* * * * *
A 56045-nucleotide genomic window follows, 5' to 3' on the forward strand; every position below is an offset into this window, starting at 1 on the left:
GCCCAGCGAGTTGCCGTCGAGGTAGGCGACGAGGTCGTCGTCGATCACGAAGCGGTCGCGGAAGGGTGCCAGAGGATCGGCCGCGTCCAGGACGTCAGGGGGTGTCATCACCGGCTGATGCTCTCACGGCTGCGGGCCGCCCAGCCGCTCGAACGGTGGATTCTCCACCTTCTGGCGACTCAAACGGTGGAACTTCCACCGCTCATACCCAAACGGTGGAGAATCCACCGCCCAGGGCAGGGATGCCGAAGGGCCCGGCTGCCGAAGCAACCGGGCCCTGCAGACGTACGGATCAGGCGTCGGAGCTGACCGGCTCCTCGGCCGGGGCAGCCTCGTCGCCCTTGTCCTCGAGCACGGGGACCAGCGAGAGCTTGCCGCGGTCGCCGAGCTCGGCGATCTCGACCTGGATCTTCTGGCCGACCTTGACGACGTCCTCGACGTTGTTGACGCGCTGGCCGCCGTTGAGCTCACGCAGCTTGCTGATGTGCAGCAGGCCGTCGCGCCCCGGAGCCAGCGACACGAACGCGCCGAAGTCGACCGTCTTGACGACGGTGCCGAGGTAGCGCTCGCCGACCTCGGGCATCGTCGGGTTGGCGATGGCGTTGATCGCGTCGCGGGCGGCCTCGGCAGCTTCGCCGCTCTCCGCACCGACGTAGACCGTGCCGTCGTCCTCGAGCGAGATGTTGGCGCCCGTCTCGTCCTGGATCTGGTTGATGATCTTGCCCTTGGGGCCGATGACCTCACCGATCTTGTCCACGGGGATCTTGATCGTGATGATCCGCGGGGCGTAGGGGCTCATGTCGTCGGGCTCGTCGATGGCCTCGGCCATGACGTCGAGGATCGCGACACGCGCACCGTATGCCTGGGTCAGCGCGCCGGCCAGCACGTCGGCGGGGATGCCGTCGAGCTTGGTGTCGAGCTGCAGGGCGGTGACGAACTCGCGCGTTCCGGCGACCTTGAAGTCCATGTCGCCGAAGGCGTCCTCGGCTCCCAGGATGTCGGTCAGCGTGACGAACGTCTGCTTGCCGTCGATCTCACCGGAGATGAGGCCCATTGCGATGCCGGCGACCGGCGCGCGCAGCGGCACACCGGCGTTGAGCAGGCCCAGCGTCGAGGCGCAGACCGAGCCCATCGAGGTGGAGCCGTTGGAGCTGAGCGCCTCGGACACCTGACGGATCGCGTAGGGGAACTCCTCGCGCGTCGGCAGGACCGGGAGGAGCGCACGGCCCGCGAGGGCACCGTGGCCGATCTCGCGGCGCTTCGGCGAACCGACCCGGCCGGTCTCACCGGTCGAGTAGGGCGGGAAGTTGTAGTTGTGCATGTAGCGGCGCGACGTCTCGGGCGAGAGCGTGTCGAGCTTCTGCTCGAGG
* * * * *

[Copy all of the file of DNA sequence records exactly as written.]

A 56045-nucleotide genomic window follows, 5' to 3' on the forward strand; every position below is an offset into this window, starting at 1 on the left:
GCCCAGCGAGTTGCCGTCGAGGTAGGCGACGAGGTCGTCGTCGATCACGAAGCGGTCGCGGAAGGGTGCCAGAGGATCGGCCGCGTCCAGGACGTCAGGGGGTGTCATCACCGGCTGATGCTCTCACGGCTGCGGGCCGCCCAGCCGCTCGAACGGTGGATTCTCCACCTTCTGGCGACTCAAACGGTGGAACTTCCACCGCTCATACCCAAACGGTGGAGAATCCACCGCCCAGGGCAGGGATGCCGAAGGGCCCGGCTGCCGAAGCAACCGGGCCCTGCAGACGTACGGATCAGGCGTCGGAGCTGACCGGCTCCTCGGCCGGGGCAGCCTCGTCGCCCTTGTCCTCGAGCACGGGGACCAGCGAGAGCTTGCCGCGGTCGCCGAGCTCGGCGATCTCGACCTGGATCTTCTGGCCGACCTTGACGACGTCCTCGACGTTGTTGACGCGCTGGCCGCCGTTGAGCTCACGCAGCTTGCTGATGTGCAGCAGGCCGTCGCGCCCCGGAGCCAGCGACACGAACGCGCCGAAGTCGACCGTCTTGACGACGGTGCCGAGGTAGCGCTCGCCGACCTCGGGCATCGTCGGGTTGGCGATGGCGTTGATCGCGTCGCGGGCGGCCTCGGCAGCTTCGCCGCTCTCCGCACCGACGTAGACCGTGCCGTCGTCCTCGAGCGAGATGTTGGCGCCCGTCTCGTCCTGGATCTGGTTGATGATCTTGCCCTTGGGGCCGATGACCTCACCGATCTTGTCCACGGGGATCTTGATCGTGATGATCCGCGGGGCGTAGGGGCTCATGTCGTCGGGCTCGTCGATGGCCTCGGCCATGACGTCGAGGATCGCGACACGCGCACCGTATGCCTGGGTCAGCGCGCCGGCCAGCACGTCGGCGGGGATGCCGTCGAGCTTGGTGTCGAGCTGCAGGGCGGTGACGAACTCGCGCGTTCCGGCGACCTTGAAGTCCATGTCGCCGAAGGCGTCCTCGGCTCCCAGGATGTCGGTCAGCGTGACGAACGTCTGCTTGCCGTCGATCTCACCGGAGATGAGGCCCATTGCGATGCCGGCGACCGGCGCGCGCAGCGGCACACCGGCGTTGAGCAGGCCCAGCGTCGAGGCGCAGACCGAGCCCATCGAGGTGGAGCCGTTGGAGCTGAGCGCCTCGGACACCTGACGGATCGCGTAGGGGAACTCCTCGCGCGTCGGCAGGACCGGGAGGAGCGCACGGCCCGCGAGGGCACCGTGGCCGATCTCGCGGCGCTTCGGCGAACCGACCCGGCCGGTCTCACCGGTCGAGTAGGGCGGGAAGTTGTAGTTGTGCATGTAGCGGCGCGACGTCTCGGGCGAGAGCGTGTCGAGCTTCTGCTCGAGG